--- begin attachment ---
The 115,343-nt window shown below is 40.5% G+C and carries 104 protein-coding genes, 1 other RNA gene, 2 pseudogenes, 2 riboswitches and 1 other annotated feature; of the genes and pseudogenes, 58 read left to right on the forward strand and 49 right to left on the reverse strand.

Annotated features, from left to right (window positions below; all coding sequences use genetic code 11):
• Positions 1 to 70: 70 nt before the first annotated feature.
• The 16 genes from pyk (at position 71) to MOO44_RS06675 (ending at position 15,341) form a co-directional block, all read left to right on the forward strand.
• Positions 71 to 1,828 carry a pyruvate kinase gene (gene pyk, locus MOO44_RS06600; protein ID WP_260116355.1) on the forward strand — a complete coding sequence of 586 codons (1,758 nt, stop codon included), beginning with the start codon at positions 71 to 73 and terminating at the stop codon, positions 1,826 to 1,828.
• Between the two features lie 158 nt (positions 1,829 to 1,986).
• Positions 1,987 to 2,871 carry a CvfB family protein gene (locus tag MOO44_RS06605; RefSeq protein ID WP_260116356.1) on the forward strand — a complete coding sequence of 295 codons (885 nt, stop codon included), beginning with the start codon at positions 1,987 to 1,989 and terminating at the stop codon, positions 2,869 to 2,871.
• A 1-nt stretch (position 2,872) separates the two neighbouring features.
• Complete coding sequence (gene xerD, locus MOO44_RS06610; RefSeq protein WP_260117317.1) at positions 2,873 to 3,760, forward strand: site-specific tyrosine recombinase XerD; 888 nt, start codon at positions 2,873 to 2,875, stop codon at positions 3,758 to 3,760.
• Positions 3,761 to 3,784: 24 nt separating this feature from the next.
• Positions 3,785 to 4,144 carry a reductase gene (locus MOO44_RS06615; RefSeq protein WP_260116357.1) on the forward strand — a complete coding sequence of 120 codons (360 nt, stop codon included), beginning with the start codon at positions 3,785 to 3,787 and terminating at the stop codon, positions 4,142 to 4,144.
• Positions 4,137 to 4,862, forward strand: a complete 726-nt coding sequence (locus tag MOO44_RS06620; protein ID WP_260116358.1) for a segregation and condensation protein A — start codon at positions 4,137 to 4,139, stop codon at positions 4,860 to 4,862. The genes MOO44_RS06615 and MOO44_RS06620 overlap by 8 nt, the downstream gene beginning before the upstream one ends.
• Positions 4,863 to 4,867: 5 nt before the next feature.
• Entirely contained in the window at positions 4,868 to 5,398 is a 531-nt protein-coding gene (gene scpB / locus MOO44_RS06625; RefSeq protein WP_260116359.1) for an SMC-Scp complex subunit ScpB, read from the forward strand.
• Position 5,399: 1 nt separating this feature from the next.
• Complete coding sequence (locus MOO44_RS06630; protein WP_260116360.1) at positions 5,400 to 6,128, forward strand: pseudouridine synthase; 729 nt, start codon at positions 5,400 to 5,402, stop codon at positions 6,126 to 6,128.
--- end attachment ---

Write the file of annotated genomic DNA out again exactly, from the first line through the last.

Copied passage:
The 115,343-nt window shown below is 40.5% G+C and carries 104 protein-coding genes, 1 other RNA gene, 2 pseudogenes, 2 riboswitches and 1 other annotated feature; of the genes and pseudogenes, 58 read left to right on the forward strand and 49 right to left on the reverse strand.

Annotated features, from left to right (window positions below; all coding sequences use genetic code 11):
• Positions 1 to 70: 70 nt before the first annotated feature.
• The 16 genes from pyk (at position 71) to MOO44_RS06675 (ending at position 15,341) form a co-directional block, all read left to right on the forward strand.
• Positions 71 to 1,828 carry a pyruvate kinase gene (gene pyk, locus MOO44_RS06600; protein ID WP_260116355.1) on the forward strand — a complete coding sequence of 586 codons (1,758 nt, stop codon included), beginning with the start codon at positions 71 to 73 and terminating at the stop codon, positions 1,826 to 1,828.
• Between the two features lie 158 nt (positions 1,829 to 1,986).
• Positions 1,987 to 2,871 carry a CvfB family protein gene (locus tag MOO44_RS06605; RefSeq protein ID WP_260116356.1) on the forward strand — a complete coding sequence of 295 codons (885 nt, stop codon included), beginning with the start codon at positions 1,987 to 1,989 and terminating at the stop codon, positions 2,869 to 2,871.
• A 1-nt stretch (position 2,872) separates the two neighbouring features.
• Complete coding sequence (gene xerD, locus MOO44_RS06610; RefSeq protein WP_260117317.1) at positions 2,873 to 3,760, forward strand: site-specific tyrosine recombinase XerD; 888 nt, start codon at positions 2,873 to 2,875, stop codon at positions 3,758 to 3,760.
• Positions 3,761 to 3,784: 24 nt separating this feature from the next.
• Positions 3,785 to 4,144 carry a reductase gene (locus MOO44_RS06615; RefSeq protein WP_260116357.1) on the forward strand — a complete coding sequence of 120 codons (360 nt, stop codon included), beginning with the start codon at positions 3,785 to 3,787 and terminating at the stop codon, positions 4,142 to 4,144.
• Positions 4,137 to 4,862, forward strand: a complete 726-nt coding sequence (locus tag MOO44_RS06620; protein ID WP_260116358.1) for a segregation and condensation protein A — start codon at positions 4,137 to 4,139, stop codon at positions 4,860 to 4,862. The genes MOO44_RS06615 and MOO44_RS06620 overlap by 8 nt, the downstream gene beginning before the upstream one ends.
• Positions 4,863 to 4,867: 5 nt before the next feature.
• Entirely contained in the window at positions 4,868 to 5,398 is a 531-nt protein-coding gene (gene scpB / locus MOO44_RS06625; RefSeq protein WP_260116359.1) for an SMC-Scp complex subunit ScpB, read from the forward strand.
• Position 5,399: 1 nt separating this feature from the next.
• Complete coding sequence (locus MOO44_RS06630; protein WP_260116360.1) at positions 5,400 to 6,128, forward strand: pseudouridine synthase; 729 nt, start codon at positions 5,400 to 5,402, stop codon at positions 6,126 to 6,128.